Roleplaying in Star Wars: the Old Republic

One of the strengths of Star Wars: The Old Republic is the rich story provided for all eight classes. However, as all of the folks with multiple level 50 characters are wanting, there is more story to be found in the game. I’m not referring to BioWare-provided content such as more class stories or the oft-requested same-gender romance arcs (SGRAs), but rather to roleplaying (RPing). Even without BioWare supplying more epic quest lines and stories for players to chase, each of us is perfectly capable of enabling our own Star Wars fantasies and roleplaying stuff that isn’t ‘official’ or game canon. All you need is at least one other player willing to roleplay with you and all of a sudden, you’re acting out whatever you want. You can do simpler stuff such as showing up at a cantina and having a friendly chat with other players about a bounty you had trouble with, or commiserate with other Jedi about how rambunctious today’s padawans are, talk some smack about Darth Malgus (not within his hearing, I hope), or whatever floats your speeder.

My background in RPing comes from over 20 years playing Multi-User Shared Hallucinations (MUSHes), a less hack-n-slash version of the more well-known MUDs (Multi-User Dungeons). On a MUSH, you create a character or select a pre-made, one off of a roster, and follow the game rules to pretty much act out that character’s life. Some games include code to help simulate combat, including dice rolls just like your favorite tabletop gaming set (WEG D6, represent!) Others let you simply write out a ‘pose’, describing what your character is doing at that point in time. Here’s a sample pose from a MUSH I play called Endless City, where I was playing Obi-Wan Kenobi opposite an amnesiac Jedi who wasn’t sure if she was in her own body.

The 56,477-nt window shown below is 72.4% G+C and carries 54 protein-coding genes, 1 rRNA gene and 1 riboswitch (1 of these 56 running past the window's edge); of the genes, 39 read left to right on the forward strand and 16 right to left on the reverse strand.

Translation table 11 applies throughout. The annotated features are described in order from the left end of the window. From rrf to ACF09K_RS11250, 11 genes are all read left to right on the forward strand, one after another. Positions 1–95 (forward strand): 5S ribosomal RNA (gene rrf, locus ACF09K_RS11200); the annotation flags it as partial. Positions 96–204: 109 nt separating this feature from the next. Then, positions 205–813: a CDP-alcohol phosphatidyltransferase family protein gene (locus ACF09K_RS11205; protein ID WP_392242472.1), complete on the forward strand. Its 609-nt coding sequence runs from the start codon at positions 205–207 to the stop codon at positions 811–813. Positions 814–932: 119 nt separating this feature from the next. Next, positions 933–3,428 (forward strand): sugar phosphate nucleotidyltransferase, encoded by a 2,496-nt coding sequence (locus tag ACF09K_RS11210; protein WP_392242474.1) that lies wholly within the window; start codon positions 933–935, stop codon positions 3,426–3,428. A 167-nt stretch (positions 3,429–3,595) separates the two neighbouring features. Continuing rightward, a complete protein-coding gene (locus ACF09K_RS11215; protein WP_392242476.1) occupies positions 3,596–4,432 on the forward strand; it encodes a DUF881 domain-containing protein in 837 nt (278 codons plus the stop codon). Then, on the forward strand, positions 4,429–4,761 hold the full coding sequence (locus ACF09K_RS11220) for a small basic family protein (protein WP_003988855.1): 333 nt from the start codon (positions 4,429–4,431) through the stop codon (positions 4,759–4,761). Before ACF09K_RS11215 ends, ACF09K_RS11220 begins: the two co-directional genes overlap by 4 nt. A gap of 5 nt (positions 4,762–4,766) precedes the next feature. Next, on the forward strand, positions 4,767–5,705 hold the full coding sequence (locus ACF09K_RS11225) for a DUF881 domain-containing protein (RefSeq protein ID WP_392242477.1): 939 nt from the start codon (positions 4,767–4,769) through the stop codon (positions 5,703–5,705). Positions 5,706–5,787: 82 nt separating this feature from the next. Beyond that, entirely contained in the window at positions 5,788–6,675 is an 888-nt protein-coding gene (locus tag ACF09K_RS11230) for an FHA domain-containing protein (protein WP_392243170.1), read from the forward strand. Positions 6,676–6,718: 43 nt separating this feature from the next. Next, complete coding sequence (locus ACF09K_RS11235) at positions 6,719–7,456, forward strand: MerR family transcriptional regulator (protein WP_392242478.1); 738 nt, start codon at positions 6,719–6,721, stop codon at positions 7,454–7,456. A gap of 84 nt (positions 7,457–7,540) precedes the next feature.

Obi-Wan Kenobi listens to the background intently, rising to his feet and adopting his usual thoughtful pose, hand on beard, not minding the fact that his attire isn’t exactly clean or in good repair. “I can hardly imagine what it would be like to be in your shoes,” he admits quietly, his voice full of sympathy. “I know what it’s like to be lost and thrown out of everything I know, but you’ve lost the core of your very identity. And you’re sure there is no other personality resident in your mind? I haven’t been able to sense one, but admittedly, we have not tried to seek it out properly should it exist.”

WWOWD – What Would Obi-Wan Do?

There are two huge differences with how this could be presented in an in-game setting. Firstly, the chat pane only allows a certain number of characters to be typed in one go. This is deliberate, to prevent spam from trolls, credit farmers, and other malcontents.  Us longtime MUSHers used to have that kind of restriction back in the early 90s with having to use raw telnet clients to connect to our games, but these days, we can write whole screens full of a single pose, although such verbosity is often frowned upon. In an MMO like SWTOR, the chat window enforces a much shorter pose for a roleplayer, so for someone like me, it’s akin to going from writing a blog to having to fit everything into a single tweet on Twitter. However, the other major thing that makes RPing on an MMO different is the simple fact that everyone can see what your character is doing. You can move your character around with your mouse or keyboard instead of saying that your character just sidled up to the bar. Having the visuals limits the amount of text a player has to put into their particular pose to describe what they’re doing, so it fits much better with the chat pane restrictions.